Comment Editor Colette Fountain reviews Declan McKenna’s live show, describing the night as a memorable testament to his talent and showmanship

Comment Editor and 3rd Year English Literature Student
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Given the number of times Declan McKenna has delayed and postponed this tour over the last year, it is safe to say that I was exceptionally excited to finally see him live at the O2 Academy Birmingham on 24th September – and I was not disappointed.

The gig was introduced by CMAT, an artist I previously had not heard of but who I ended up loving. Some of my favourite songs of hers included ‘I wanna be a cowboy, baby!’ based on the iconic vine and ‘2 wrecked 2 care.’ She performed one of her songs using an omni-chord which was something I had never seen played at a concert but which really enhanced her performance.

Then Declan arrived. In many ways I was looking forward to seeing him as a performer rather than as a singer because although he does have a great voice, I knew he was going to put on a show.

Declaring ‘Let’s fucking go’ and beginning with ‘Beautiful Faces,’ Declan maintained an energy throughout his show which would be difficult to match. The use of lighting throughout was exceptional, something I rarely notice with live performances, as he bounced light off disco balls into the audience, casting a unique spotlight on stage.

Even though I was in the balcony seats, the energy of the show was incredible and could be felt throughout the entire arena

Declan has a relatively limited repertoire of music, having only released two albums so I did wonder if it might at times feel slow or boring but I thoroughly enjoyed the fact that he managed to get through most of his major songs, ensuring that fans of both his classics (like ‘Brazil’) and his newer music from the album Zeros, enjoyed the show.

Even though I was in the balcony seats, the energy of the show was incredible and could be felt throughout the entire arena. People sang along to nearly every song (although the newly released ‘My House’ was clearly less well known,) and the encouragement for the encore was phenomenal.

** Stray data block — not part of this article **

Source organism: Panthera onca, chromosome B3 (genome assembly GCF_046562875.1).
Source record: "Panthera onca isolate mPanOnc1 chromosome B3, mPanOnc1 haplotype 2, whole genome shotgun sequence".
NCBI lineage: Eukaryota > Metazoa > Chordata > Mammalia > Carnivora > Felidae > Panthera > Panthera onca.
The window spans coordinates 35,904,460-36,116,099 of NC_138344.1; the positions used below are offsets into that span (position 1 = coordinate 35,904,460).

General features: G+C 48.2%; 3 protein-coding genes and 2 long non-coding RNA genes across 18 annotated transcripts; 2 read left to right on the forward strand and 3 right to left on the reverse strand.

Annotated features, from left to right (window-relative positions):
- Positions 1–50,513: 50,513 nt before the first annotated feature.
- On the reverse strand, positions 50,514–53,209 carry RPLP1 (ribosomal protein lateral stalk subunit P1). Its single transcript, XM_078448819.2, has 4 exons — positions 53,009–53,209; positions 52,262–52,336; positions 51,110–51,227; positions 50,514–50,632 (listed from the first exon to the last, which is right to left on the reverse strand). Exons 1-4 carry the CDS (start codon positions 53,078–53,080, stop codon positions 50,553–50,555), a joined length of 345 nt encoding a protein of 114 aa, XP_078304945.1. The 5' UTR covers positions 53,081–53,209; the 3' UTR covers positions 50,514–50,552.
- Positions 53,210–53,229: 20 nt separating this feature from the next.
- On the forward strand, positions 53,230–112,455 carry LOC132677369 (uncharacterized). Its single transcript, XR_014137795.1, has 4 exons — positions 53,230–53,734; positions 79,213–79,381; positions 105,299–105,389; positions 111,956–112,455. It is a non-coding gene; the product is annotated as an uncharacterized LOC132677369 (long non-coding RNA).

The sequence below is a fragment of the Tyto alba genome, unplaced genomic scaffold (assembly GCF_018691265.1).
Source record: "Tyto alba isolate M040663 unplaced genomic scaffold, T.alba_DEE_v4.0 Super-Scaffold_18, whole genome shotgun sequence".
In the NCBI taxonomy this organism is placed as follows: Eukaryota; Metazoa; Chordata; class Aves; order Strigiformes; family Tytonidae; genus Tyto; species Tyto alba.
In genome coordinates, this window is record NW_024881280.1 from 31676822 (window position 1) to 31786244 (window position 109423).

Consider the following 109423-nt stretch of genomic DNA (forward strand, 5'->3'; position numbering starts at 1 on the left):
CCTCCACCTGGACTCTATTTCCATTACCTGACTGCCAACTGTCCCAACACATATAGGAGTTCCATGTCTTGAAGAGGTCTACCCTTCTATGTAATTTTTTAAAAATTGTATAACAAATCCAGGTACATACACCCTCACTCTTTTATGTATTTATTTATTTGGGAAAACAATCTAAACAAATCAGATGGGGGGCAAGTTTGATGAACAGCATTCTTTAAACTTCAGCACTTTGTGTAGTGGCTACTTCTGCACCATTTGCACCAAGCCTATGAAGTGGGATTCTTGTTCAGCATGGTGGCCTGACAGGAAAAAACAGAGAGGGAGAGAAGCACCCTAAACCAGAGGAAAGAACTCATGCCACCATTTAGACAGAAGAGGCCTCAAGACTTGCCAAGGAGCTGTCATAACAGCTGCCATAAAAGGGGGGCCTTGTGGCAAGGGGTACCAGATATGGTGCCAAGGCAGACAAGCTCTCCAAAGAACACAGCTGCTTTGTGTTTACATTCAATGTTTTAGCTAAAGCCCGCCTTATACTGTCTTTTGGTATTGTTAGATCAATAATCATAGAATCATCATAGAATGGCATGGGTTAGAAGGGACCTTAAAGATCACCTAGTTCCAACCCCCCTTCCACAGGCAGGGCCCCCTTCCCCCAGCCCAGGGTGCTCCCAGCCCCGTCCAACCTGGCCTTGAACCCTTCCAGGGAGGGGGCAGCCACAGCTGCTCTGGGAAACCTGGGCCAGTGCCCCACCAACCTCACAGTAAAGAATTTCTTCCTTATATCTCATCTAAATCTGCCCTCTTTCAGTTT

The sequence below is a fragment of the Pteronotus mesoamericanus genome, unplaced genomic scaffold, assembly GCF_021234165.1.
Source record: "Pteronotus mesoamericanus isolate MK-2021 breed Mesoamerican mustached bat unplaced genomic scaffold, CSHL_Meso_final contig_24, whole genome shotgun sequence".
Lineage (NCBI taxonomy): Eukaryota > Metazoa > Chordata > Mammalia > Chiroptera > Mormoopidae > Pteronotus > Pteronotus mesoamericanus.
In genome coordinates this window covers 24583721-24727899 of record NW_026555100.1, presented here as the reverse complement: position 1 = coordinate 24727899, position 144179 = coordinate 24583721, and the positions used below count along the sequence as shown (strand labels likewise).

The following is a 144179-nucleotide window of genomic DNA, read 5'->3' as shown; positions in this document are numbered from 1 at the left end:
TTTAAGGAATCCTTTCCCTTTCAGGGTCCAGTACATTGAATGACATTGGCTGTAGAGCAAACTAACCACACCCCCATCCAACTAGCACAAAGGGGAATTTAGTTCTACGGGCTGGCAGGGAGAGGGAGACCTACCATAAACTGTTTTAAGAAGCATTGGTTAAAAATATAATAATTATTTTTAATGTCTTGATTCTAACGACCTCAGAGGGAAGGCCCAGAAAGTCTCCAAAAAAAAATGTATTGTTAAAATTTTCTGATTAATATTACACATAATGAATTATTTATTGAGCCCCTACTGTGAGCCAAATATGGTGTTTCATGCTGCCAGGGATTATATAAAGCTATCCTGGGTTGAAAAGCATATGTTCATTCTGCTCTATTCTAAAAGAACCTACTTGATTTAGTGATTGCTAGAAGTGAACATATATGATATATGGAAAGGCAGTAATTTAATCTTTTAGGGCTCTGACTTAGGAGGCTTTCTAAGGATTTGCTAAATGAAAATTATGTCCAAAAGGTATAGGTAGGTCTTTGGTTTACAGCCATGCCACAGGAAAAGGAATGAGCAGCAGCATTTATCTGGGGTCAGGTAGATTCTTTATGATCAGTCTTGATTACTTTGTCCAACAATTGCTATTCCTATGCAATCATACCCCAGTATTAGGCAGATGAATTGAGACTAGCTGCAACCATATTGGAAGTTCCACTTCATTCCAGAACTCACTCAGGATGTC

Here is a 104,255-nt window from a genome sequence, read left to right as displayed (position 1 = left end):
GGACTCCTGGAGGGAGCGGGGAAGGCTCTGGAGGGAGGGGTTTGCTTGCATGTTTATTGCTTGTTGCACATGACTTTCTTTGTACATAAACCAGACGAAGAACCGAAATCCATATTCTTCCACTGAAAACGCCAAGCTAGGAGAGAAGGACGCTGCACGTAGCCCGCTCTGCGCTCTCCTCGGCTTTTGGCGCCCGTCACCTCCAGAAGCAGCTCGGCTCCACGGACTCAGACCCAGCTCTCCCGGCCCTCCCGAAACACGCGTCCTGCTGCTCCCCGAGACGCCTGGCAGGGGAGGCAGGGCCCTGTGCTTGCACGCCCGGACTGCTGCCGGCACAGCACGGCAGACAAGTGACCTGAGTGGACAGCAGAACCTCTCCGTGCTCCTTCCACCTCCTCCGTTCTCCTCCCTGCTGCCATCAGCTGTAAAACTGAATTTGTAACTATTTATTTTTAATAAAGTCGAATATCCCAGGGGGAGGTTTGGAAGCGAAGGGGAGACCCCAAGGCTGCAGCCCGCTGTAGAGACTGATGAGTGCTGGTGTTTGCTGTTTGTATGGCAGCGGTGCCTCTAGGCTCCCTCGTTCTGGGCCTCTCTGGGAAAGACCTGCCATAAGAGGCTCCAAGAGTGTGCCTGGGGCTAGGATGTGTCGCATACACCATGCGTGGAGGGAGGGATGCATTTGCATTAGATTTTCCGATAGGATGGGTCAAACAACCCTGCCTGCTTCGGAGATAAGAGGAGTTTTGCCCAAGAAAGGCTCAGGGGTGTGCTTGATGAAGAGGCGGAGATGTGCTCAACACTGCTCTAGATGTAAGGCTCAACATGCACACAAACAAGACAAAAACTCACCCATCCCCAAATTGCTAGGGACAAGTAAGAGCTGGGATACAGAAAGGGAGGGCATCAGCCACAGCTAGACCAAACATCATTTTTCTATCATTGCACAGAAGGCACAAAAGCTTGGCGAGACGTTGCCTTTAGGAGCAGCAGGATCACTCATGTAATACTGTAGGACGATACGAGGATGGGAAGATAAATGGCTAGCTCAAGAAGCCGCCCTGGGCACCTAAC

Songs like ‘Rapture’ featured the people in the stalls dancing along with Declan McKenna who looked like he was having the time of his life on stage. With the audience singing along, Declan would often change the pitch of his vocals, creating harmonies in a way that I found particular interesting and which made the show feel more special and less like just hearing his albums live (which still would have been great) instead adding a sense of newness to his music.

I also want to take a moment to acknowledge the sheer talent of Declan’s band

I also want to take a moment to acknowledge the sheer talent of Declan’s band as I feel it is rare for me to notice instrumentals but the keyboardist was beyond amazing and is such an integral part of Declan’s music.

While Declan played the guitar (both electric and acoustic) for the majority of the gig, he did play piano for ‘Be an Astronaut’ in a performance which I found to be one of the most enjoyable. I am not sure what it is specifically about Declan as a performer but it reminds me of some of the classics like Freddie Mercury in the way that he can command a stage and is truly unforgettable.

Declan returned shirtless for his encore, singing his most famous songs like ‘Why Do You Feel So Down?’ and ending with my personal favourite ‘British Bombs,’ another one which got a lot of crowd engagement as people joined in to shout ‘Great Britain won’t stand for felons / Great British bombs in the Yemen.’

Overall the show was one which I will remember for a long time. Declan has always been an artist I have been desperate to see live just because of his talent at performing so I am really glad I can finally cross that off my list of live shows to see and hopefully will one day get the opportunity to see him again after he releases what I am sure will be another fantastic album.

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